Monthly Archives: July 2012

IUI and the romance of getting knocked up at home or in office


We had B’s follow up today, I’m still in the middle of tests but I should know by next Tuesday how I’m doing.

The good news is B has sperm, tonnes of sperm. He has sperm to spare. His motility was good, above their cut of for ‘average’.

The bad news is he still has MS!  MS can be unpredictable.


The art of getting pregnant is a mystery. Some people can just get pregnant, it’s amazing, I used to be one of those people. Obviously people have been having babies for years. Decades even. That was a joke.

If you look at the process of getting pregnant, it sounds freaking impossible to actually get pregnant. There is this crazy 20-24 hour window immediately following egg release before the egg dies. A sperm can live for 4-5 days. Sperm battles cervical mucous, ph problems, long distance, comrade death (har har) and a whole host of other problems to get to that egg. It’s worse than Saving Private Ryan in there.

Then, the egg has to implant. The woman needs to have a luteul phase of at *least* 10 days in order for this to all happen effectively.

This is dependent on the egg being as healthy as the long distance swimmer that penetrates the force field around the egg.

It’s crazy.


Anyway, back to MS being unpredictable. Sometimes things don’t go as planned. Sometimes the sperm have the map upside down and they take a wrong turn on the way out. This is called retrograde ejaculation. B, like a lot of men with MS, has a case of this. B’s case is very mild, about 1 in 30 tries results in no emissions at all. This is where things get messy.

Timing is everything. If that 1 in 30 is on the day before I ovulate, we’re out of luck. 

So, we have to make plans that best suit our situation. Assuming everything checks out on my end this week, we will be starting a combination of au natural efforts and one IUI session per cycle. This increases our chance of pregnancy.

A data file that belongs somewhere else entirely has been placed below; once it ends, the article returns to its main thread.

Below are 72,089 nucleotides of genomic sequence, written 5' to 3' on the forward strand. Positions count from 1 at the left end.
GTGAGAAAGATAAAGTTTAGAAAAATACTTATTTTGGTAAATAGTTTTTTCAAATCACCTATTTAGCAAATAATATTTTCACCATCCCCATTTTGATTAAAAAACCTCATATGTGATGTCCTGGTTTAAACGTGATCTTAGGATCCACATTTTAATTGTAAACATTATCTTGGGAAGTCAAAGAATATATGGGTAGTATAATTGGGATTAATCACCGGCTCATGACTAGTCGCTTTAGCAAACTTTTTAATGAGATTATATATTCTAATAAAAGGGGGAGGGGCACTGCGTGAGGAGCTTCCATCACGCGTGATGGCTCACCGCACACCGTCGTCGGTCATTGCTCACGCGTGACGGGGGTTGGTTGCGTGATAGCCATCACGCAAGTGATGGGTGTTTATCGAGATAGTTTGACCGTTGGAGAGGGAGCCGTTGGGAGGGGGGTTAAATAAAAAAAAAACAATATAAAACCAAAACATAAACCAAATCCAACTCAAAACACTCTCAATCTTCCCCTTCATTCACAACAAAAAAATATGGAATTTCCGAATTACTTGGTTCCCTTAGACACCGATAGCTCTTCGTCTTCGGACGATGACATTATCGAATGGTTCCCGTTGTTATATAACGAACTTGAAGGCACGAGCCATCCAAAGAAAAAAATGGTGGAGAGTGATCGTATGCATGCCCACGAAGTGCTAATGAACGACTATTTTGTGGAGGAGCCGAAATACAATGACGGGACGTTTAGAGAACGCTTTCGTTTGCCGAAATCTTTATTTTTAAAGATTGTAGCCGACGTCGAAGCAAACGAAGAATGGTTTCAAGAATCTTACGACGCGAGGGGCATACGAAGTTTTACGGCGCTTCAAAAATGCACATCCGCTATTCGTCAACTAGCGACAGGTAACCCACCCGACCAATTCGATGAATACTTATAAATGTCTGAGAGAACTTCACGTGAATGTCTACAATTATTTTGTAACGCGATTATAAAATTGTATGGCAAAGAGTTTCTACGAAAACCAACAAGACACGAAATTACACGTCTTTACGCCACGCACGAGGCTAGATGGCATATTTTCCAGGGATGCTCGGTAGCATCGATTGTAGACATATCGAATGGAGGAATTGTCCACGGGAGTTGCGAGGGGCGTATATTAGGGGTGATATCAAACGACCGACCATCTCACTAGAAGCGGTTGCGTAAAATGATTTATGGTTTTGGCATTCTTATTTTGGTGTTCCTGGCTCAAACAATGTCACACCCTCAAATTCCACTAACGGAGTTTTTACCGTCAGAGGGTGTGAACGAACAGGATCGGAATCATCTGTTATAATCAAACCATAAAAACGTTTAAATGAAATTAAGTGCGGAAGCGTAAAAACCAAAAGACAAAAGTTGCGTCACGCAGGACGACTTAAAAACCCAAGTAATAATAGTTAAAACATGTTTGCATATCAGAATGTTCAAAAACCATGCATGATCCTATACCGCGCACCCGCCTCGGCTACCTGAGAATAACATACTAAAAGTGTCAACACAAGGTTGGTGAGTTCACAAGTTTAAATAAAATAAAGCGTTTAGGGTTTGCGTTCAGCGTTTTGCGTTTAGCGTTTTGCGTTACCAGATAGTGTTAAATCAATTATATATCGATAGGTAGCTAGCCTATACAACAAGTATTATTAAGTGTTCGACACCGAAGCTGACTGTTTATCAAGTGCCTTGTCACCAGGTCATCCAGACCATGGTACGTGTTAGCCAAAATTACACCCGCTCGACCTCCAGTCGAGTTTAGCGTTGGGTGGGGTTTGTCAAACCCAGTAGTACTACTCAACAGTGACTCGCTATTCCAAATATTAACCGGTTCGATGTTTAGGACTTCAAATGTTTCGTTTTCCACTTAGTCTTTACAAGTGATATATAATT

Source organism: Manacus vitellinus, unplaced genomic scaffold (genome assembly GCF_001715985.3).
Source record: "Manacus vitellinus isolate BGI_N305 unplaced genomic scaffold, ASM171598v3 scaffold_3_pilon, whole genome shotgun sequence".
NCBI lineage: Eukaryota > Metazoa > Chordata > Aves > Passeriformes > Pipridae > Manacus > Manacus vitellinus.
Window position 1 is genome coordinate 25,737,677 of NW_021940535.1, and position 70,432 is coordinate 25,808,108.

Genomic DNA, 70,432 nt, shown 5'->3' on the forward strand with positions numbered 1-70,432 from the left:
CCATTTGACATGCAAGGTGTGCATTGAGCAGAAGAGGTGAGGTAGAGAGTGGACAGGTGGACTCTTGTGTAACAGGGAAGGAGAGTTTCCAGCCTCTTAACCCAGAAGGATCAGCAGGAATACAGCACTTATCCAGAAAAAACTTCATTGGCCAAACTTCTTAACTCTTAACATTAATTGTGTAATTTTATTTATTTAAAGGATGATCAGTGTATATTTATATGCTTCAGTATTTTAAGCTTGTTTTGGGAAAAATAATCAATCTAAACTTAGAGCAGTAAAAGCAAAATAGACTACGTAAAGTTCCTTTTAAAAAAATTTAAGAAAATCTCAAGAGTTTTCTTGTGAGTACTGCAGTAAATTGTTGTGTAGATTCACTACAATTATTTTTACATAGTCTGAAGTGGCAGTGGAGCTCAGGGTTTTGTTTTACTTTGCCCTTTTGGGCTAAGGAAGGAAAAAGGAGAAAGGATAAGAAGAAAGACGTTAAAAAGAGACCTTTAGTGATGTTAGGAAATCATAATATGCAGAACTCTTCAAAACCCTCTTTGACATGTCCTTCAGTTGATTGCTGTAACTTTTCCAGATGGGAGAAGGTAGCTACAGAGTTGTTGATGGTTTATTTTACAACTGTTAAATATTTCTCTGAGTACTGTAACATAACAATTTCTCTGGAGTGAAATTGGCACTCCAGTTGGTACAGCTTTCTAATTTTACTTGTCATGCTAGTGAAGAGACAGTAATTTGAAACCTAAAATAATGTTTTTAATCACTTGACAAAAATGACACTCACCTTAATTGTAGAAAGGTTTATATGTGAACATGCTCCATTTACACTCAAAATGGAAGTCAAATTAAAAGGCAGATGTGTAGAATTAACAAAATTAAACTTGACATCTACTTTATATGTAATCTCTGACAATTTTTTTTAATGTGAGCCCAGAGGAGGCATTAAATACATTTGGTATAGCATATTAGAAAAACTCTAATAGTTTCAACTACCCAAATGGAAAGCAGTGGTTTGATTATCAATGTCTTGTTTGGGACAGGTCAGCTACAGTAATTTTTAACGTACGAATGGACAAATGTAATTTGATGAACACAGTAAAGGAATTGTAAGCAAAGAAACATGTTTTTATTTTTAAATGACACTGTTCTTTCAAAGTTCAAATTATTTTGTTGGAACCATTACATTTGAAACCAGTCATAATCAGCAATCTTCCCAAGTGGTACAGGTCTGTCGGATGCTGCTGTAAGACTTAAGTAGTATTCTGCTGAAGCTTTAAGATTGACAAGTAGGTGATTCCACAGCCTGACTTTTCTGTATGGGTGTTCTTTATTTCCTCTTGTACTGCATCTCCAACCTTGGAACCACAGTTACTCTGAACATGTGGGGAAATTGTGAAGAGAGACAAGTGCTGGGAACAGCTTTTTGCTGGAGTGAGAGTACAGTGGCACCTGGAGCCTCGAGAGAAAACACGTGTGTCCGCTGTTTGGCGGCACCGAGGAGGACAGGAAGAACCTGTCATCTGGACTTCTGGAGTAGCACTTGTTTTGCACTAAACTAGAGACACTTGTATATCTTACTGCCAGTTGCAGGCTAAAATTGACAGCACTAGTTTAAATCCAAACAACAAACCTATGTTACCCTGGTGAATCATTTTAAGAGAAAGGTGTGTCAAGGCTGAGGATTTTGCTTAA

I will not be taking an ovulation trigger, I don’t want to inject myself with hormones or throw clomid in to my system. We know when I ovulate and that is good enough.

This will no increase my chances of twins, nor will it increase my risk of genetic issues. IUI is the only procedure related to pregnancy that doesn’t increase your risk of multiples and it’s the only procedure we’re comfortable trying. It’s our ‘do not cross’ line


There is is. We’re coming to the head of this adventure, I’m still working on getting my weight down to a healthier weight for a healthier pregnancy. The clock is ticking on my viability though, and waiting another year is not something either of us feels is necessary.

There it all is.


Sad couples


We’ve been working with a fertility clinic and are approaching the end of all of the testing. We get a lot of answers in the next 10 days, and we start trying again after a 7 months break from working on baby. Sounds crazy but we have to go out of the country for a few days in the fall and I won’t travel past viability dates, Canadian/US health agreements are a little scary and I don’t want to be in a hospital there if something were to happen on the road.

We’ve had 4 appointments so far and we have 4 in the next two weeks. Every time we go in, I can’t help but notice the sad couples. Not sad as in emotional, sad as in disconnected. I see them sitting next to each other and they look like they are a world apart. Both holding cells, texting, check emails, surfing. Either way, not paying any attention to each other. When we sit there, we talk, we joke. We’re in this together. I have to wonder how long those other couples have been coming to the clinic. I have to wonder if all of the waiting and hoping and problems have brought them to a point where they don’t even really look like a couple any longer.

This is an adventure, even if it has bumps. Adventures are not meant to be dealt with alone. This stuff is hard, there are heartbreaks and there are problems that medicine cannot fix. I understand that. Wouldn’t heartbreak be a little easier if you included your spouse in your thoughts?


I hope we never look like a sad couple in that waiting room.